8 ways to keep your students focused when using their Mac

Although Mac laptops can be a fantastic tool for students, they can also become a distraction in a classroom environment. In this post, I share 8 tried and tested ways to help your students remain focused while using their Mac laptop. If you know of other ways, share in the comments below.

Note: I work in a heavily managed environment, where users cannot install apps unless they have been pre-vetted by the IT department. 

1. Use apps in full-screen view

Macs have the ability to show apps in full-screen view, removing the ‘Dock’ and the top menu bar from view. The full screen mode allows users to focus on the one app only, with no other distractions. Full-screen view is available for most apps on Mac OS X Lion or above (at the time of writing Lion, Mountain Lion, Mavericks and Yosemite).

To show an app on full-screen view, depending on your Mac you will need to either click on the double-headed arrow icon found on the top right hand side of most app windows, or on the green button at the top left of each app window. Here is what the icons look like:

Yosemite and above

Yosemite and above

Mavericks and below

Mavericks and below

You may also choose to use the following keyboard shortcut

^ ⌘ F

Ctrl Cmd F

2. Reader on Safari

Students can read news article, or web pages, using the ‘Reader’ mode on Safari. This mode removes unnecessary clutter, such as adverts, from the page and retains only the text and useful images. ‘Reader mode’ in conjunction with Safari in full-screen view is wonderful for reading on the Web.

Here is an example of what a news article looks like with and without ‘Reader’ mode enabled.

Article with reader mode enabled

Safari normal view vs. reader view

If Safari isn’t your cup of tea, other Web browsers offer extensions, which offer similar functionality.

3. Backdrop

Backdrop helps students focus solely on the one window they are working on. Backdrop fills the screen with a blank window, adding a solid colour background behind the active window. It also hides a cluttered desktop.

Here is an example of what a Mac looks like with Backdrop.

Example of backdrop app on Mac

No backdrop vs. Backdrop

4. Use Pages for writing

This is controversial, as there are plenty of writing apps that market themselves as ‘distraction-free’ writing, some of them free. While that is true, I would still recommend to use Pages in full-screen mode. Our IT department is awesome and keeps everything up to date using JAMF. To maintain a high level of customer service, our IT department asks us to limit the number of apps we use, and there is too much overlap with those dedicated writing apps.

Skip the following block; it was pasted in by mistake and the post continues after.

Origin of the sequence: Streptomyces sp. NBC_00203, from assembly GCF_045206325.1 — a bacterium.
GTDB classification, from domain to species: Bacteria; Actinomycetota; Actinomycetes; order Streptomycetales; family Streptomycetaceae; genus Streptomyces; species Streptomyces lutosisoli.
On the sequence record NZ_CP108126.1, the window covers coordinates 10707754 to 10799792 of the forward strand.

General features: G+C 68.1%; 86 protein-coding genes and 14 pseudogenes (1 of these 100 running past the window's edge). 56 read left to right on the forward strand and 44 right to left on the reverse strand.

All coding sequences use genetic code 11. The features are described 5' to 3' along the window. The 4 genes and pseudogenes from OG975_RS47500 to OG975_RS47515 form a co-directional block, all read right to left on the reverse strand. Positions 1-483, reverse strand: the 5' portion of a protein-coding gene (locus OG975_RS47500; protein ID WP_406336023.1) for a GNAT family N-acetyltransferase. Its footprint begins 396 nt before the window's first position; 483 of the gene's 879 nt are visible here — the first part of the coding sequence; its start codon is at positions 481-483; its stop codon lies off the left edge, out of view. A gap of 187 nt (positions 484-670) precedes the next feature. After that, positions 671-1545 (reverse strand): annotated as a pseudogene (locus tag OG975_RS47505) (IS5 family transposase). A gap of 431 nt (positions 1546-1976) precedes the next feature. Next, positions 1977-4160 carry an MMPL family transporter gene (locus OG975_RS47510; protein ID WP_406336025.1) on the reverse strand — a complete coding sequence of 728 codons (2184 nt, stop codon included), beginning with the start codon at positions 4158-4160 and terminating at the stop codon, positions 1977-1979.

Here is an example of what the writing window looks like using Pages in full-screen view, with the toolbar hidden (right-click on the toolbar and select ‘Hide toolbar’). It doesn’t get much cleaner than that!

Pages in full screen mode

Pages can look ‘distraction-free’

5. Disable (some) notifications

Chances are your students’ Mac are setup to accept notifications. Notifications are messages that popup somewhere on a user’s screen to attract their attention that an event has happened. For example, by default, when a user receives an email on their Mac, a notification message shows up on the top right-hand side of the screen.

While notifications can be helpful, they can also be very distracting. Luckily it is possible to disable notifications, either entirely, or per service.

To disable only specific notifications, for example calendar alerts, you need to visit  > System Preferences > Notifications and then select which services you would like to disable notifications for. See below for an example.

Notifications settings

Notifications settings

6. Turn on ‘Do not disturb’

Do not disturb‘ switches off all notifications, at once. The easiest way to access this mode is to click on the notification centre icon (top right of your screen) and then scroll up to show the ‘Do not disturb’ option.

By default ‘Do not disturb’ resets itself to ‘Off’ the next day.

Do Not Disturb

Do Not Disturb

7. Use browser extensions

There are quite a few extensions that will help your students remain on task with as few distractions as possible. My favourites are:

  • Clea.nr for focused Youtube viewing (yes, there is such a thing 🙂
  • Adblock to remove unwanted adverts

Here are some more extensions, which I have not tested personally but have been recommended to me by friends.

On a side note, you may be interested in reading a blog post I wrote: Top 11 Safari extensions for teachers.

8. Limit the number of tabs in Web browser

There is no real technical solution for this. It is however good advice to give your students.

There are other strategies that you could use, for example leverage parental controls, or use software such as ‘Self-control‘, ‘Focus‘ or ‘Concentrate‘. However, I have not tried those solutions as they are not available to students in our controlled environment.

Do you have any tips you would like to share? Anything that has worked well for you? If so, write a comment below. 

Photo credit: Focus | Used it for my blog by Dimitris Kalogeropoylos under CC-BY-SA

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